Travel 7.2.2018 02:51 pm

Victoria Falls: Art of Africa

You can meet and feed then paint the gentle giants at an elephant camp.

At an elephant camp alongside the Masuwe River, 8km outside Victoria Falls town, something special awaits both locals and tourists looking to delve further into the African roots of Zimbabwe.

The Elephant Wallow is known locally for being the ultimate wedding and event venue, but what makes it so fascinating escape are the elephants who reside there.

Art of Africa have created the perfect adventure for visitors to Victoria Falls who want to take a part of it home with them. Here the visitors create their own souvenir; their own work of art both literally and figuratively.

First comes a brief introduction to the Elephant Wallow and their lead characters. I and the other guests learn their names, where they came from and what not to do. Then we wait for our “meet and greet” on a balcony overlooking the Masuwe River and its beautiful surroundings.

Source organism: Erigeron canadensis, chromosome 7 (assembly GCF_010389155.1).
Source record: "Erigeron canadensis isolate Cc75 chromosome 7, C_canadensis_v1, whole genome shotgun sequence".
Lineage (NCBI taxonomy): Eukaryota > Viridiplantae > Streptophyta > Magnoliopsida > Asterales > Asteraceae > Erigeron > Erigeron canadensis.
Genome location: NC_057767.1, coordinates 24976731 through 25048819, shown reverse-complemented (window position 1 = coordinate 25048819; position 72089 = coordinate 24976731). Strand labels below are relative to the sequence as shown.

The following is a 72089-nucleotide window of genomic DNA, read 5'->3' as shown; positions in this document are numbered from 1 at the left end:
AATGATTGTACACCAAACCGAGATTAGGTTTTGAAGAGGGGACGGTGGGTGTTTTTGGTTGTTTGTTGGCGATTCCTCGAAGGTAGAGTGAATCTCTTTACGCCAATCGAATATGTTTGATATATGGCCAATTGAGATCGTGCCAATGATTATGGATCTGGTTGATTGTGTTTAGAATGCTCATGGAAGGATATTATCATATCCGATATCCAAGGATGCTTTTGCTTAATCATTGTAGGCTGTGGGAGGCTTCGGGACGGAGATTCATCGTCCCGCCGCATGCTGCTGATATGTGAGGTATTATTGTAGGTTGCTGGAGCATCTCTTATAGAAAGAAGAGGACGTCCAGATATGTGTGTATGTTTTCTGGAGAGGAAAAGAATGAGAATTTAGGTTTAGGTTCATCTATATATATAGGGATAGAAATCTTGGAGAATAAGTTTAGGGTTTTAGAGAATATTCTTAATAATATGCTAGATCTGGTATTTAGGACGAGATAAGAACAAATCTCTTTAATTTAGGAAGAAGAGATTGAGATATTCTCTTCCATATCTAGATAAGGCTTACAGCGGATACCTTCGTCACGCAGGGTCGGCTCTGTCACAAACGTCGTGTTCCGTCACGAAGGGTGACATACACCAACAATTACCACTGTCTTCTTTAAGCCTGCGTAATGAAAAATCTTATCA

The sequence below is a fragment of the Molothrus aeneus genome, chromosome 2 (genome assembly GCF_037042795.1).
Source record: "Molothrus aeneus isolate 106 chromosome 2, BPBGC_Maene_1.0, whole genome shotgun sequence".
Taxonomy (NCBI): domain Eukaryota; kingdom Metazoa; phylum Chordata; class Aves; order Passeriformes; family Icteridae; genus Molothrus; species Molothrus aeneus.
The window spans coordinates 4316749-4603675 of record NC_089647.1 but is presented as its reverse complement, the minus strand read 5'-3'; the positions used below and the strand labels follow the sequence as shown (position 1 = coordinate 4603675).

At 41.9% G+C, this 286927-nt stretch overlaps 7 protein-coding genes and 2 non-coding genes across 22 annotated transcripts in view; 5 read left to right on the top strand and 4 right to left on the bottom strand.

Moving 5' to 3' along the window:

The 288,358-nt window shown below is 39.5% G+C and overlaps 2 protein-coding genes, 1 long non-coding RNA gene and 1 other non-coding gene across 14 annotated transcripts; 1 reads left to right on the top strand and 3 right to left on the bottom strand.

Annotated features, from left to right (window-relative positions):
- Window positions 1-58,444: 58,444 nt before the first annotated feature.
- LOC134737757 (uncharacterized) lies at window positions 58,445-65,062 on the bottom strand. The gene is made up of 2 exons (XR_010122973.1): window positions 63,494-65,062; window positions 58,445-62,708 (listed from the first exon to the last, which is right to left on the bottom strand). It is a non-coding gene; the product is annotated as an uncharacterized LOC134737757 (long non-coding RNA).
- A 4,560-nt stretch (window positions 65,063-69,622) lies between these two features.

The elephants and their handlers come to the platform just below us. This first encounter is the most important, as the elephants get a sense of who you are and you familiarise yourself with their movements and temperaments. I am taken aback by their kind and gentle nature.


The next stage involves feeding them with food pellets that are the elephant equivalent of sweets, apparently. As I’m feeding them, a comforting calmness comes over me, which I expect is Art of Africa’s aim with this project, as it allows their visitors to escape stressful thoughts and focus on the moment.

Finally, I make my way down to the watering hole alongside the herd, which after getting close to them isn’t so scary now. As I move closer to the painting stations, I notice the paint palette, which is shaped like the African continent, the aprons and the canvas taped and ready, all in direct view of the elephants as they groom each other.

As I begin painting on the canvas, I experience something entirely different to any other moment in my life. I am not sure if it’s the elephants or being outdoors while painting or both, which make this a life-changing moment. Stroking my brush up and down, I watch the image in front of me simultaneously existing just behind the canvas. At the end, we are all surprisingly impressed with our masterpieces.

Art of Africa has found a way for tourists and locals to meet, humans and nature to interact, and a space where creativity can be triggered by just watching how an elephant interacts with its surroundings.

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